The benefits of being a resilient leader are countless. As we discussed in my last article, resilient leaders are compassionate, respected, and able to see the lessons in nearly every setback. All this sounds pretty great, right? But, you may be wondering, what do I do if I realized I'm not that resilient of a leader? Fortunately, resiliency is not something you are born with--it's something you learn--and each and every person has the ability to increase their resiliency.
Whether you are already a resilient leader who wants to become even more so or you struggle with, as Brene Brown put it, 'rising strong', here are a few tips on what you can do to increase your resiliency in three key areas:
Having an optimistic outlook on life and a generally positive attitude is crucial when it comes to resiliency. If you have not read Carol Dweck's powerful book Mindset, I suggest you do so. And if you've read it in the past, you might benefit from reading it again. Mental resiliency is all about learning from mistakes and allowing them to make you better instead of wallowing, blaming, or throwing in the towel. It's about believing in yourself and believing in your team--even if things aren't going your way. Of course, having mental resiliency is a little tough to accomplish when you don't have your social and physical resiliency also up to par.
To be truly resilient, you need a strong social support network. That means surrounding yourself with positive people who have growth mindsets and who are there for you in good times and in times when you are going through a lot of stress or upheaval. Friends, colleagues, family members, and your team at work are all part of your social network and they should, for the most part, be supportive rather than draining. If you have this in place, great! But that's not enough. You must also seek out support when you need it. Even the strongest social network is useless if you never tap into the resource and ask for help.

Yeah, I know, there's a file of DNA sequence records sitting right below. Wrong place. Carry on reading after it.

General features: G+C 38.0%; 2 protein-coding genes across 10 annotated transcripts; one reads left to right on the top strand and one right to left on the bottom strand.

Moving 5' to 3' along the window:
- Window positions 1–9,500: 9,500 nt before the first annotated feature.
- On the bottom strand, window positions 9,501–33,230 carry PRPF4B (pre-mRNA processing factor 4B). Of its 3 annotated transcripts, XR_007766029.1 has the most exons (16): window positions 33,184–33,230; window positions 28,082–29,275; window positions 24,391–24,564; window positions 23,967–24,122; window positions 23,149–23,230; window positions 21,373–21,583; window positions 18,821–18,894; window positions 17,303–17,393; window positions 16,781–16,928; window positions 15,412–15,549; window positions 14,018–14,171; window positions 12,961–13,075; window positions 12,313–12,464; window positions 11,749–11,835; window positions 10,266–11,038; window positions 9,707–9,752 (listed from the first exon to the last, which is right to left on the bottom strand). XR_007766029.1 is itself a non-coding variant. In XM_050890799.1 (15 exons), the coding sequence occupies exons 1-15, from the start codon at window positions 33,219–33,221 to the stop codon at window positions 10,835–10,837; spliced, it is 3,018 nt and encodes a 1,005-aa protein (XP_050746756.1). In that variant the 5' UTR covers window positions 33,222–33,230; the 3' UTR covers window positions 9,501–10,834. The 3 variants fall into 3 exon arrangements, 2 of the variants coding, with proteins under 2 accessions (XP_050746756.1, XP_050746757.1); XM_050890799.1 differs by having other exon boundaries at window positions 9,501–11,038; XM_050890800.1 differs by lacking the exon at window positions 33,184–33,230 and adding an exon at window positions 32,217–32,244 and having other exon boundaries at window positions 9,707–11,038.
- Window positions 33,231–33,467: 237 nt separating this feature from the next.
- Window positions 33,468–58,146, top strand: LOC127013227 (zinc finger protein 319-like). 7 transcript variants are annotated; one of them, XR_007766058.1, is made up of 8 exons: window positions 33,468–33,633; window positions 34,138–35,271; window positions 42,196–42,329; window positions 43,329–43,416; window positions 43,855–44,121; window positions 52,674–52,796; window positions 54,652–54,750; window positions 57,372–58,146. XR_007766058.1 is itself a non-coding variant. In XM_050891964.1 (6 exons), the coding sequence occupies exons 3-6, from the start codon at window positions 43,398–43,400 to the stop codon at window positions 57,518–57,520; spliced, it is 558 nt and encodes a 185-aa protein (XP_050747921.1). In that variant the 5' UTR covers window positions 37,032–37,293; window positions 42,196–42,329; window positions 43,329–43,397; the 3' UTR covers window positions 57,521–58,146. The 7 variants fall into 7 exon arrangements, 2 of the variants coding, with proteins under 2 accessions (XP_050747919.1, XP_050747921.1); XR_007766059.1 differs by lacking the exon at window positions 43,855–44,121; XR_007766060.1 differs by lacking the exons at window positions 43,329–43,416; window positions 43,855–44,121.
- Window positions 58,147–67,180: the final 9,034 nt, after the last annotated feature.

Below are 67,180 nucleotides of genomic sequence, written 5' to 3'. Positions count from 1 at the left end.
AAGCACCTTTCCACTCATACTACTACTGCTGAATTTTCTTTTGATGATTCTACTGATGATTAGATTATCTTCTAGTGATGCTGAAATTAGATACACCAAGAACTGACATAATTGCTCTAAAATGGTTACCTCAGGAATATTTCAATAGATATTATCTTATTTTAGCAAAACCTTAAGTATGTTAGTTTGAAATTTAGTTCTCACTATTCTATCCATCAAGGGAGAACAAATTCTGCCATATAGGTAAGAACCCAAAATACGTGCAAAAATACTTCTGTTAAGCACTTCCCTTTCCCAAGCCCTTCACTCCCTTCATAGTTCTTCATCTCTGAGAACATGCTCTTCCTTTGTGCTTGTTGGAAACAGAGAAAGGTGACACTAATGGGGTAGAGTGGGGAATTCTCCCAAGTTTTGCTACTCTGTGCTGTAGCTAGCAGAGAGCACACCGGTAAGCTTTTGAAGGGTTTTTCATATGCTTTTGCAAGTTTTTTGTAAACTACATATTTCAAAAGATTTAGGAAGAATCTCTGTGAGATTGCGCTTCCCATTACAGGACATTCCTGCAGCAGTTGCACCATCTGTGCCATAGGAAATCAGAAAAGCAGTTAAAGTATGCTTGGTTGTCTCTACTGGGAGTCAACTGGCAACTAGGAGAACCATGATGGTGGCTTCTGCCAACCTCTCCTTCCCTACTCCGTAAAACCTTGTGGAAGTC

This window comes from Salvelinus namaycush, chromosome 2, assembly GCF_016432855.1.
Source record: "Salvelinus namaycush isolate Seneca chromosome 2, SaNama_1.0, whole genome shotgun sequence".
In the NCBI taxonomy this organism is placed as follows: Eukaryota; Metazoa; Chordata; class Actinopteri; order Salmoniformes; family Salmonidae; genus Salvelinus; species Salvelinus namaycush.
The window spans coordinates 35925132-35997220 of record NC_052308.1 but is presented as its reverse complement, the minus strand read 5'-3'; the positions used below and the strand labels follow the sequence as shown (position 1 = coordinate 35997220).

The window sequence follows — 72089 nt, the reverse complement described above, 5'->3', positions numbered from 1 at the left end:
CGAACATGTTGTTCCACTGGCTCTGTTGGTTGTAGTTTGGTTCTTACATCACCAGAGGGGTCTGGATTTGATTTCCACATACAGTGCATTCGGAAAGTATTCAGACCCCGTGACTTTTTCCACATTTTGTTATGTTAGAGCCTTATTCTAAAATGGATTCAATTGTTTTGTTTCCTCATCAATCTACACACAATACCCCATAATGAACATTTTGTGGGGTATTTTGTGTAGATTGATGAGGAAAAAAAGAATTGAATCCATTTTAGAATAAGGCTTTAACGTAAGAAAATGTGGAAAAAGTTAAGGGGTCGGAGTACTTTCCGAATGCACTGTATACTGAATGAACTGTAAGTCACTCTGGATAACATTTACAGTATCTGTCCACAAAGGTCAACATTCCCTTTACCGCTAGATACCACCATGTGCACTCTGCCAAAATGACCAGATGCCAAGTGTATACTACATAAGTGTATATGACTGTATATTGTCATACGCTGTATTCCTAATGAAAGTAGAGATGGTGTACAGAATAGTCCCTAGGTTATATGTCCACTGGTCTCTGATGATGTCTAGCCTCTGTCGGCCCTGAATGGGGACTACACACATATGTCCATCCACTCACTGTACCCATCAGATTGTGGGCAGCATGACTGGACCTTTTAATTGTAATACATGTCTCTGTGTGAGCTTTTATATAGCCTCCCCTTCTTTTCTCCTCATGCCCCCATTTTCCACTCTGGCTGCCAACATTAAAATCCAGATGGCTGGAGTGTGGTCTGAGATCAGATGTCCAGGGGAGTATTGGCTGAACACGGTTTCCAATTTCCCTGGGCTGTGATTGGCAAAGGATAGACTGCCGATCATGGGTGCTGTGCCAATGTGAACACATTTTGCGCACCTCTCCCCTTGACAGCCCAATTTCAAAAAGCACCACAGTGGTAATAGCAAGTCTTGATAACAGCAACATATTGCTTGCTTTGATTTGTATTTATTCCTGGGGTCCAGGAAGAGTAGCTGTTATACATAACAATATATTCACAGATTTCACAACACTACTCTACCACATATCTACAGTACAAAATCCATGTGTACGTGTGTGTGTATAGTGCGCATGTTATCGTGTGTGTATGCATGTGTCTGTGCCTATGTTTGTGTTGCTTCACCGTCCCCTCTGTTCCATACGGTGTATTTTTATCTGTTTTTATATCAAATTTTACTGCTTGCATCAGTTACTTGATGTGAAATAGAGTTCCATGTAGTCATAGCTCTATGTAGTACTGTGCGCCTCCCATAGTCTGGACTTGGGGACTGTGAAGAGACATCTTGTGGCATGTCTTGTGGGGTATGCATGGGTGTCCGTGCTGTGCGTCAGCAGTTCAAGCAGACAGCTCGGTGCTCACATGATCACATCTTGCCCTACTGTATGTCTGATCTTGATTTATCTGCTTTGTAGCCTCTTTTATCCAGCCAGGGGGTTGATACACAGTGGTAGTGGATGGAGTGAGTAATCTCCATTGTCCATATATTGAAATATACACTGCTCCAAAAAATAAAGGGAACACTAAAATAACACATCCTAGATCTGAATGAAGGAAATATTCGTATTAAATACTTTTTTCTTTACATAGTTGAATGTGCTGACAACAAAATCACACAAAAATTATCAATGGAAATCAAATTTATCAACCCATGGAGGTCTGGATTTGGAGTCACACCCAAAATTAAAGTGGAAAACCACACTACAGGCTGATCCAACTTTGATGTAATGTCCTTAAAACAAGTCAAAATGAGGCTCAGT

It's tough to lead effectively if you're constantly exhausted or coming down with the flu every month. A healthy lifestyle is absolutely vital when it comes to being a resilient leader. This means putting your health (both physical and mental) first and making sure you're eating right, getting sleep, and utilizing effective methods of stress management. I've seen many a great leader burn themselves out because they didn't take care of themselves physically. It's not selfish to put your needs first as a leader. In fact, it's necessary if you want to be at your best to help those around you.
When you focus on your core mental, social, and physical support systems, you are much more prepared to be the strong, resilient leaders your team members need. Remember, resiliency is about keeping your internal resources abundant so you can face whatever the external environment demands.
Trish Cody is an Executive Awareness Coach and Speaker who focuses on optimizing results for business leaders. With over 20 years of experience as a strategic consultant for some of the world's top Fortune 500 companies, Trish Cody has coached and consulted with senior level teams in planning, designing, launching, and measuring the return for major initiatives. As a Certified Professional Coach and Energy Leadership Practitioner, Trish works with senior level leaders and business owners to raise their levels of self-awareness and create more trust, loyalty and success in their businesses and teams. Contact Trish at firstname.lastname@example.org.